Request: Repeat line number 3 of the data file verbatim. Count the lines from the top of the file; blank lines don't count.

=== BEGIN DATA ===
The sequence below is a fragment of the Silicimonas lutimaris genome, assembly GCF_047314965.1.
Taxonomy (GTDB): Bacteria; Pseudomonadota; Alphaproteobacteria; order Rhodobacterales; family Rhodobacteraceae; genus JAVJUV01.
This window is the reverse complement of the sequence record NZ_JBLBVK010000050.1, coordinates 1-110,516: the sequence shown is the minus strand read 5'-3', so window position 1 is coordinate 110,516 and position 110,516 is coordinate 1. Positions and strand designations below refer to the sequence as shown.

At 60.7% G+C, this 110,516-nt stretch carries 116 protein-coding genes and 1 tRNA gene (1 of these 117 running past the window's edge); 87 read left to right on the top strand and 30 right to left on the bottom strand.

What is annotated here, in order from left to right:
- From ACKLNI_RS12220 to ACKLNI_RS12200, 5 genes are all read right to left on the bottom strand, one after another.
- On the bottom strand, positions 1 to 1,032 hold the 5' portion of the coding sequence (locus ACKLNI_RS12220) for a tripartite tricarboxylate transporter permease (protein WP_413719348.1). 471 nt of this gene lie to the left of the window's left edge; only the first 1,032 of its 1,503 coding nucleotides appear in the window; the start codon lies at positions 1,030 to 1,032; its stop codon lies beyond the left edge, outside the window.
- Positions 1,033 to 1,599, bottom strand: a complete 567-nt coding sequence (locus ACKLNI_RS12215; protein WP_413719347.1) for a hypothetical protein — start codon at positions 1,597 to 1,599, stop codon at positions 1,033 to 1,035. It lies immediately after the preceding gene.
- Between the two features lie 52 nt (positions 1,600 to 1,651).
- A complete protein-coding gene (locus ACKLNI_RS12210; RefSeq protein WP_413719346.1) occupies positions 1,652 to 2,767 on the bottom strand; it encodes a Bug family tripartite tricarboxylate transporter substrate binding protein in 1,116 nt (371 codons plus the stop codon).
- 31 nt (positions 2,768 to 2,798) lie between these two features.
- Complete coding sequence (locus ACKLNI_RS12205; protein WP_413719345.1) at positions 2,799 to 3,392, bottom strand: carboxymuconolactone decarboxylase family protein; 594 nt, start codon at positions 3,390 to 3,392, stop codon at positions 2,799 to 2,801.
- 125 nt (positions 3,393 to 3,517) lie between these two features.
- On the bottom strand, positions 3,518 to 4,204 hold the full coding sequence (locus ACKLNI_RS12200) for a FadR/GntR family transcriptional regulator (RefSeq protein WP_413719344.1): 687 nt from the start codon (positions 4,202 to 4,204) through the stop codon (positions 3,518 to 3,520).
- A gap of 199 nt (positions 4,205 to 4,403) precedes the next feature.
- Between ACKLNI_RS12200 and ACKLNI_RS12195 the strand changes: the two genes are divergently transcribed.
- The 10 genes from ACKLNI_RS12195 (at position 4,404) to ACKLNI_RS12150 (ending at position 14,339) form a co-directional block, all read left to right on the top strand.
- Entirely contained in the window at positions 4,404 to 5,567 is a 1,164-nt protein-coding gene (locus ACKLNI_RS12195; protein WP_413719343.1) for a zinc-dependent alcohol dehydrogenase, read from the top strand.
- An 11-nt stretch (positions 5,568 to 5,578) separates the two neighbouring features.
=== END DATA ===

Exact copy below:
This window is the reverse complement of the sequence record NZ_JBLBVK010000050.1, coordinates 1-110,516: the sequence shown is the minus strand read 5'-3', so window position 1 is coordinate 110,516 and position 110,516 is coordinate 1. Positions and strand designations below refer to the sequence as shown.